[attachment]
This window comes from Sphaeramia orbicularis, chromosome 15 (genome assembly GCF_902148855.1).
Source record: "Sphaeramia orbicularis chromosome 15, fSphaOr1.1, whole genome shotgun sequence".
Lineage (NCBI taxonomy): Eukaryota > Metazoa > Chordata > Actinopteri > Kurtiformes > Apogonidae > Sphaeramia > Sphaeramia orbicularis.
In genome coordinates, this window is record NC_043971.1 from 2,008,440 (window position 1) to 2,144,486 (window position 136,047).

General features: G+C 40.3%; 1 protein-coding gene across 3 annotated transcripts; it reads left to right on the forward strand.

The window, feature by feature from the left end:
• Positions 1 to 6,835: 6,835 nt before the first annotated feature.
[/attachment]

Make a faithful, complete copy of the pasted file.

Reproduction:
This window comes from Sphaeramia orbicularis, chromosome 15 (genome assembly GCF_902148855.1).
Source record: "Sphaeramia orbicularis chromosome 15, fSphaOr1.1, whole genome shotgun sequence".
Lineage (NCBI taxonomy): Eukaryota > Metazoa > Chordata > Actinopteri > Kurtiformes > Apogonidae > Sphaeramia > Sphaeramia orbicularis.
In genome coordinates, this window is record NC_043971.1 from 2,008,440 (window position 1) to 2,144,486 (window position 136,047).

General features: G+C 40.3%; 1 protein-coding gene across 3 annotated transcripts; it reads left to right on the forward strand.

The window, feature by feature from the left end:
• Positions 1 to 6,835: 6,835 nt before the first annotated feature.